Rayleigh Distribution
1.2
1
0.8
0.6
0.4
0.2
0

10

15

20

25

We see that, when close to 16 m/s, the cumulative probability function is practically 0.
For Raylcdf(12), at 78m hub height, we obtain: 13.23%. This means that during a year,
13.23% of the time the wind velocity was above 12 m/s and below 32 m/s (nearly impossible
according to the curve). Thus:
Number of hours = 13.23%*8762 = 1159.2 = 1159 hours and 12 minutes.

b) Applied to the Van Wert, OH area and given the NREL TMY3 typical weather data,
determine the annual energy potential for this turbine. Compare this to the annual

energy extracted using the average wind speed and Rayleig1h distribution. Explain the
differences.

This previous graph can be divided into five functions:


Power (U) = 0, for (U < 4.0)
Power (U) = 200*U 800, for (4.0 < U < 12.5)
Power (U) = 1700, for (12.5 < U < 30)
Power (U) = -1700*U+52700, for (30 < U < 31)
Power (U) = 0, for (31 < U)
Considering a constant wind speed for each hour in the TMY3 data, we can obtain the Power for
each hour in excel, by coding: =IF(U3<4,0,IF(U3<12.5,200*U3-800,IF(U3<30,1700,IF(U3<31,1700*U3+52700,0))))
Thus, after summing the total annual energy potential for 78m hub height according to the graph,
we obtain:

Calculating through average annual wind speed we have:

3
P = A*0.5*p* U *Ke, in which A = 5,281 m2 for the Vestas V82.
N

Also,

1
Ke=
U i3
3
i=1
Nhr ( year )U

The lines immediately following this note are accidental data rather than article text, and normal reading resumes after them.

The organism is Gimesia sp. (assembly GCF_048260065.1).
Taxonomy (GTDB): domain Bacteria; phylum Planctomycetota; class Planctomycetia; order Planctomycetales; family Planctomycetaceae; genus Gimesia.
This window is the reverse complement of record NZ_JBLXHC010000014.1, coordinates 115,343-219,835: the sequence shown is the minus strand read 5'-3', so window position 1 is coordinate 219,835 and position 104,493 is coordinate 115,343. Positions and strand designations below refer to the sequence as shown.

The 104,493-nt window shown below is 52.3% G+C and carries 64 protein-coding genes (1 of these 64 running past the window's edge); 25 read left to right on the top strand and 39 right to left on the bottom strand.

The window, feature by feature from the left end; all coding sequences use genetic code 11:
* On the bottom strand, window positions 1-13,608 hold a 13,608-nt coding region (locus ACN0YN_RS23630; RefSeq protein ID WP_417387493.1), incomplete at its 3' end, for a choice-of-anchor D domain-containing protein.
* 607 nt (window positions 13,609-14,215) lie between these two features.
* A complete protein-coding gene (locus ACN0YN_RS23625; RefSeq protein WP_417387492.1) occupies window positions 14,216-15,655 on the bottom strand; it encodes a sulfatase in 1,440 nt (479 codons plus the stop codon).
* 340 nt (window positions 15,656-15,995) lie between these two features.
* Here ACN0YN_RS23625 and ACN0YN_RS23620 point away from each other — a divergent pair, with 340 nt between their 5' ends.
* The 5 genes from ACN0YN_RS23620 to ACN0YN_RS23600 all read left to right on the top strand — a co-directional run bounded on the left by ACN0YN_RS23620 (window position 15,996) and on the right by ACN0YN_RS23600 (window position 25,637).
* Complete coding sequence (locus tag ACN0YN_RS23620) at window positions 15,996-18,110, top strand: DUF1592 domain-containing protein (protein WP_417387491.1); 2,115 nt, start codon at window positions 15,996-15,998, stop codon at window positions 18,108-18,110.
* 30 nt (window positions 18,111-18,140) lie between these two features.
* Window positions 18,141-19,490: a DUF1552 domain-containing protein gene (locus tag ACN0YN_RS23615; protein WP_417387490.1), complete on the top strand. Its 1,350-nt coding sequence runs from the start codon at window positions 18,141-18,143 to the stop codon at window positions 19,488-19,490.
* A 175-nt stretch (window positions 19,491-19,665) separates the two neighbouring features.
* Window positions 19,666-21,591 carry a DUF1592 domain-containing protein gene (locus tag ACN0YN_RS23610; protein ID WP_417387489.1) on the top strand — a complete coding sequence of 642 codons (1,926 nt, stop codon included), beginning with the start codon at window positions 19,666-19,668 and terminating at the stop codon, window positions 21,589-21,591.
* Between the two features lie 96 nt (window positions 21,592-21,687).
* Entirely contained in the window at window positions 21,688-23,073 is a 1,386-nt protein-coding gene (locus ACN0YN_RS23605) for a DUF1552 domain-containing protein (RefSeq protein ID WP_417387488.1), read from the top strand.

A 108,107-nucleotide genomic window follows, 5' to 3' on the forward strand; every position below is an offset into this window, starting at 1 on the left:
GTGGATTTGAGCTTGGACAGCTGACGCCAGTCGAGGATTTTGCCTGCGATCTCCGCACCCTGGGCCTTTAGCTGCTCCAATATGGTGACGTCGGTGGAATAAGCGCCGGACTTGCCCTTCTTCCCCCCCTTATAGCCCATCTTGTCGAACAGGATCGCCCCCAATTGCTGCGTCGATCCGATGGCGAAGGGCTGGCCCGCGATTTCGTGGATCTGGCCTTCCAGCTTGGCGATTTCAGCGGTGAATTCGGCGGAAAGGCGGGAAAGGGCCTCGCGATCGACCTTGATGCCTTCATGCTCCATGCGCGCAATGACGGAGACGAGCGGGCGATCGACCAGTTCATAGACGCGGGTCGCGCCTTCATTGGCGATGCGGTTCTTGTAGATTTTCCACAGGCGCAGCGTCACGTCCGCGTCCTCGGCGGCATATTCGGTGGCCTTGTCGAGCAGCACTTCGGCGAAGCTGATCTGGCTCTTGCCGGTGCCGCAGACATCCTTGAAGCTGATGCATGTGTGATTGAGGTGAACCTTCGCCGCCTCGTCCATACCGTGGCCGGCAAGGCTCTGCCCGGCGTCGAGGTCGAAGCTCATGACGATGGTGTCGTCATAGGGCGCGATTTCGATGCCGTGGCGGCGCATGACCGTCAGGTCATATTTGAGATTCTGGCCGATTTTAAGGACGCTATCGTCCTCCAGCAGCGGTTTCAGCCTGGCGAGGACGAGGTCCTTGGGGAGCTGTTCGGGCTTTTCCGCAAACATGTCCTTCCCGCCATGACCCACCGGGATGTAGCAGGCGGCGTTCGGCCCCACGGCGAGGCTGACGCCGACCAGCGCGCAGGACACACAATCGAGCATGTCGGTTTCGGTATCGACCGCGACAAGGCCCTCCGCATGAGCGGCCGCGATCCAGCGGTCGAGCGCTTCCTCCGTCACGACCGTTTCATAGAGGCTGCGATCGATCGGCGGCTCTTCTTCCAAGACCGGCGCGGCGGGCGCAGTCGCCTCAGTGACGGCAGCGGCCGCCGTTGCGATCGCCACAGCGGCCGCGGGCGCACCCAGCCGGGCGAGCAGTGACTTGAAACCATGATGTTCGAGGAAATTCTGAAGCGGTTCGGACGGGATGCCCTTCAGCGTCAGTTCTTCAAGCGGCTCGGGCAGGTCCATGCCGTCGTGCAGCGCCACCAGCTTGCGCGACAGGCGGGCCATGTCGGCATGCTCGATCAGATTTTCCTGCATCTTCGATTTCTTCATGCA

Through Rayleigh distribution:

Pw =

Pw ( U )p ( U ) dU
o

. In this case we are dealing with three integrals for each function:

31

( 1700 )p ( U ) dU + (1700U +52700 )p ( U ) dU


30

30

( 200U 800 )p (U ) dU +
12.5

12.5

P w=
4

In which:

p (U )=exp(U /(2U mean))

For 78m hub height, U average = 5.966 m/s. Thus:

71.186
U 2 /

p (U )=e

Trough excel, we can approximate the integral by summing approximated rectangles area values,
thus obtaining:

The Rayleigh distribution presents a much higher value than the actual, since it supposes a higher
presence of high speed winds than the actually observed. The average annual Power estimative is
shown to be actually conservative in this case, as already observed in question 1.

5. Consider the following possible Vestas turbines for the Van Wert site. Given a rough
capital cost of $2/Watt, which turbine(s) are the most economical for the Van Wert site?
Note: you will need to explore the product specification sheets to get data you may need
about each turbine. The produced electrical energy can be assumed sellable to the grid at
$0.05/kWh. Present a summary table showing for each turbine type: (i) annual delivered
energy (kWh); (ii) annual produced electricity (cost); (iii) estimated capital cost; and (iv)
simple payback. Describe why the turbine youve specified as the best is in fact best.
With the use of the tool WebplotDigitizer, we can estimate the power functions (U) for each of
the six shown Turbines. Thus obtaining: (see excel sheet for more detail)

Turbine 1
Turbine 6

Turbine 2

Turbine 3

Turbine 4

Turbine 5

With this analysis we see that Turbine 6 would be the most interesting one to acquire, since it has
the lowest simple payback. The reasons that culminate for this Turbine to be the cheapest are:

Lowest initial cost.


Cut in speed of 3.0 m/s (the lowest value among different turbines).
The steepest inclination of the curve P(U), before reaching the constant value (this was
good considering that, accordingly to the TMY3 data, there is a high occurrence of low
speed winds). This latest statement can be proven in graph by:

Vestas V112-3.0 MW

V100-2.6MW

References:
http://www.vestas.com/en/products_and_services/options_and_solutions#!/vestas-univers.
http://en.wikipedia.org/wiki/IEC_61400#cite_note-12.
http://arohatgi.info/WebPlotDigitizer/app/?.